Like the hasOne method, you may also override the foreign and local keys by passing additional arguments to the hasMany method:

return $this->hasMany('App\Category', 'foreign_key');

return $this->hasMany('App\Category', 'foreign_key', 'local_key');

Inverse One To Many

Now that we can access all of a categories created by users, let’s define a relationship to allow a categories to access its parent users. To define the inverse of a hasMany relationship, define a relationship function on the child model which calls the belongsTo method:

<?php

namespace App;

use Illuminate\Database\Eloquent\Model;

class Category extends Model
{
    /**
     * Category can have one user
    */
    public function user(){
        return $this->belongsTo('App\User');
    }
}

Like the inverse one to one relationship , you may also override the foreign and local keys by passing additional arguments

return $this->belongsTo('App\User', 'foreign_key')

return $this->belongsTo('App\User', 'foreign_key', 'other_key');

Database Migration

In Database Users database migration is created automatically. Let’s take a look of both the users and categories database migration.

Users :

Schema::create('users', function (Blueprint $table) {
            $table->increments('id');
            $table->string('name');
            $table->string('email')->unique();
            $table->timestamp('email_verified_at')->nullable();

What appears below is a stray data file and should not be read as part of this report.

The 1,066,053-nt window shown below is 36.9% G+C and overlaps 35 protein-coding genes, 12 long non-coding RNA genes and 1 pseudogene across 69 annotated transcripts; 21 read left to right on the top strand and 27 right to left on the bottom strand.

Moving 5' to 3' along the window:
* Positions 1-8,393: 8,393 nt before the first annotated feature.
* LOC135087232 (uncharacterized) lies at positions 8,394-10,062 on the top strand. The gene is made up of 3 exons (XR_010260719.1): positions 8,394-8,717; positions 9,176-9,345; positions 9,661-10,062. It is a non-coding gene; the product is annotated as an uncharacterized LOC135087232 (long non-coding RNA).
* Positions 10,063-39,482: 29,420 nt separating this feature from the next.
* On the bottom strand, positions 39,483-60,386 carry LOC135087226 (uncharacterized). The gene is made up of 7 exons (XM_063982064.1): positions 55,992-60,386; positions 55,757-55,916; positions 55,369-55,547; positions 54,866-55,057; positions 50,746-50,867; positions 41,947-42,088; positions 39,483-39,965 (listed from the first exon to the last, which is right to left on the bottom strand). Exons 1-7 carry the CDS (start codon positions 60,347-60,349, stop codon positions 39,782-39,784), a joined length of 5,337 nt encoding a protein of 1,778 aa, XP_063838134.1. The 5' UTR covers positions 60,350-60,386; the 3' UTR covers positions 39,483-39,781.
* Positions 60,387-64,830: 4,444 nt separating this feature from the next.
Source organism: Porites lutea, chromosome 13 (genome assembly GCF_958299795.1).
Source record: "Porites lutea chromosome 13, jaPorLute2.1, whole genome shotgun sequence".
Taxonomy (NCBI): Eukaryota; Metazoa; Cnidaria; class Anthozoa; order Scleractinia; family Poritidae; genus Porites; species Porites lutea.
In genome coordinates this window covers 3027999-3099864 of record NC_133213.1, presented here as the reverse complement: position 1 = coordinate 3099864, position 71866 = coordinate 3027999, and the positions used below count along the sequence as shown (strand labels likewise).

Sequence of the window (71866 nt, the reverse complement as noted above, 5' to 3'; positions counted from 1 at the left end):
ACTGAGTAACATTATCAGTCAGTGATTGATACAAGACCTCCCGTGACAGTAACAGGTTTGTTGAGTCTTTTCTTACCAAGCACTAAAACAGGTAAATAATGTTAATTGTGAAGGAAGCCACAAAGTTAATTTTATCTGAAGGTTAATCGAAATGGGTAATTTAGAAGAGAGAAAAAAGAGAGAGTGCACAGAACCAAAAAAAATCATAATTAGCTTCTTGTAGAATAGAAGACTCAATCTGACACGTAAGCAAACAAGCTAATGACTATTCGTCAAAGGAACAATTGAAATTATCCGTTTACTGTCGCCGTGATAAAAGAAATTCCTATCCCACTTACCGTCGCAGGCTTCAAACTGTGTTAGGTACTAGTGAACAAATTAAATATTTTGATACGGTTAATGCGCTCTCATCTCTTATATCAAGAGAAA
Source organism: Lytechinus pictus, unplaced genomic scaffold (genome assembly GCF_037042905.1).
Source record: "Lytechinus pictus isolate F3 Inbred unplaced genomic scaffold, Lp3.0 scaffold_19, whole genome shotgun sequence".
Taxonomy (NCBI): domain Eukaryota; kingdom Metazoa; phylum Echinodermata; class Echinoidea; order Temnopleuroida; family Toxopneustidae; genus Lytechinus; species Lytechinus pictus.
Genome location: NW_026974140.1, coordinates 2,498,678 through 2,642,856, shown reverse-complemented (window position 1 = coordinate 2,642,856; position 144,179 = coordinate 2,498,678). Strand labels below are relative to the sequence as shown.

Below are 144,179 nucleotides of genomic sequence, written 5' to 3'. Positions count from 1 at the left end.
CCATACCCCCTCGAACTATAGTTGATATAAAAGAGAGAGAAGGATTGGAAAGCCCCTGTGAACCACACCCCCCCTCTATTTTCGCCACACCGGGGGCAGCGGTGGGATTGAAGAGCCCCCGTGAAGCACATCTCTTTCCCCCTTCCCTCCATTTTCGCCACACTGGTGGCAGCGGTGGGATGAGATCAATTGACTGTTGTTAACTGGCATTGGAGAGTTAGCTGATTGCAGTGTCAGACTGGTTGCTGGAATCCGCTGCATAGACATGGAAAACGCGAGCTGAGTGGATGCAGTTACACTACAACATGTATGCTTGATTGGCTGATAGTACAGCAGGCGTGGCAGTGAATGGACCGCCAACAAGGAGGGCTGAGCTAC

$table->string('password');
            $table->rememberToken();
            $table->timestamps();
        });

categories :

Schema::create('categories', function (Blueprint $table) {
            $table->increments('id');
            $table->unsignedInteger('user_id');
            $table->foreign('user_id')->references('id')->on('users');
            $table->string('title');
            $table->timestamps();
        });

Saving Data
// Create relation between User and Category.
$user->categories()->saveMany([$category, $category]);

// Or use the save() function for single model.
$user->categories()->save($category);

// Create relation between Category and User.
$category->user()->associate($user)->save();
Fetching Data
//Get User Category
User::find(1)->categories;

//Get Category User
Category::find(2)->user->name;

Polymorphic One To Many

Polymorphic One To Many Relation is similar to one to many relation. This type of relation is used when the target model can belong to more than one type of model on a single association. For example user on your application can comment on both the post and videos.

  RULES :

  • The User can comment on post
  • The User can comment on videos
  • Comments can be done on both post and videos

To define this relationship, we place a comment method on the Post model as well as in Video model. The comment method should call the morphMany method and return its result. In Comment class we place
commentable method which should call morphTo method.

Post Model

<?php

namespace App;

use Illuminate\Database\Eloquent\Model;

class Post extends Model
{
    /**
     * Get all of the post's comments.
     */
    public function comments()
    {
        return $this->morphMany('App\Comment', 'commentable');
    }
}

Video Model

<?php

namespace App;

use Illuminate\Database\Eloquent\Model;

class Video extends Model
{
    /**
     * Get all of the video's comments.
     */
    public function comments()
    {
        return $this->morphMany('App\Comment', 'commentable');
    }
}

Comment Model

<?php

namespace App;